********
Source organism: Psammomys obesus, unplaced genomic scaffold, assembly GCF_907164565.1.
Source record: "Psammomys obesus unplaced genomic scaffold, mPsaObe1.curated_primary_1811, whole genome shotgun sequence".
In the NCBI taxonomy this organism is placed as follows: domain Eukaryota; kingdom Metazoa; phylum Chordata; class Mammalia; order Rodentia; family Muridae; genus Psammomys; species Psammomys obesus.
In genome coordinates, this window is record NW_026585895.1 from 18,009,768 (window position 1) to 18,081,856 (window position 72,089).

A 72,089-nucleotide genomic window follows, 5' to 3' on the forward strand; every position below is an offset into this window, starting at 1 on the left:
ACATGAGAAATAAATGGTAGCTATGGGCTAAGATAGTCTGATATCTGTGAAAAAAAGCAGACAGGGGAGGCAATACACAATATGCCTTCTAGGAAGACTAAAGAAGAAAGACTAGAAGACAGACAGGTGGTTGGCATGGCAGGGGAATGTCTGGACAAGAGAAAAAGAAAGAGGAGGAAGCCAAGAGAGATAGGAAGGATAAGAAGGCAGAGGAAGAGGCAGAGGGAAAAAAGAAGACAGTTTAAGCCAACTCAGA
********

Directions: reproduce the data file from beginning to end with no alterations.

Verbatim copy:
Source organism: Psammomys obesus, unplaced genomic scaffold, assembly GCF_907164565.1.
Source record: "Psammomys obesus unplaced genomic scaffold, mPsaObe1.curated_primary_1811, whole genome shotgun sequence".
In the NCBI taxonomy this organism is placed as follows: domain Eukaryota; kingdom Metazoa; phylum Chordata; class Mammalia; order Rodentia; family Muridae; genus Psammomys; species Psammomys obesus.
In genome coordinates, this window is record NW_026585895.1 from 18,009,768 (window position 1) to 18,081,856 (window position 72,089).

A 72,089-nucleotide genomic window follows, 5' to 3' on the forward strand; every position below is an offset into this window, starting at 1 on the left:
ACATGAGAAATAAATGGTAGCTATGGGCTAAGATAGTCTGATATCTGTGAAAAAAAGCAGACAGGGGAGGCAATACACAATATGCCTTCTAGGAAGACTAAAGAAGAAAGACTAGAAGACAGACAGGTGGTTGGCATGGCAGGGGAATGTCTGGACAAGAGAAAAAGAAAGAGGAGGAAGCCAAGAGAGATAGGAAGGATAAGAAGGCAGAGGAAGAGGCAGAGGGAAAAAAGAAGACAGTTTAAGCCAACTCAGA